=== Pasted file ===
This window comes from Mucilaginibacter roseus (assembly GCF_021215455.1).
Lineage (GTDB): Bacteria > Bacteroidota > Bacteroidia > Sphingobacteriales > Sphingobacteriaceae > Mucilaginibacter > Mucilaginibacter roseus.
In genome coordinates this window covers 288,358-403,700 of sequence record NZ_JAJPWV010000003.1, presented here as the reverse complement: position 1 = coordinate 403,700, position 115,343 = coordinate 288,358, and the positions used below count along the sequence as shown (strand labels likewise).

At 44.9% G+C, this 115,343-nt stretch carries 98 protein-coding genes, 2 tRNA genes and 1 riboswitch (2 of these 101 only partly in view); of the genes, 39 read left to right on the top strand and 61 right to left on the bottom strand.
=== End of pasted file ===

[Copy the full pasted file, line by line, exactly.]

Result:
This window comes from Mucilaginibacter roseus (assembly GCF_021215455.1).
Lineage (GTDB): Bacteria > Bacteroidota > Bacteroidia > Sphingobacteriales > Sphingobacteriaceae > Mucilaginibacter > Mucilaginibacter roseus.
In genome coordinates this window covers 288,358-403,700 of sequence record NZ_JAJPWV010000003.1, presented here as the reverse complement: position 1 = coordinate 403,700, position 115,343 = coordinate 288,358, and the positions used below count along the sequence as shown (strand labels likewise).

At 44.9% G+C, this 115,343-nt stretch carries 98 protein-coding genes, 2 tRNA genes and 1 riboswitch (2 of these 101 only partly in view); of the genes, 39 read left to right on the top strand and 61 right to left on the bottom strand.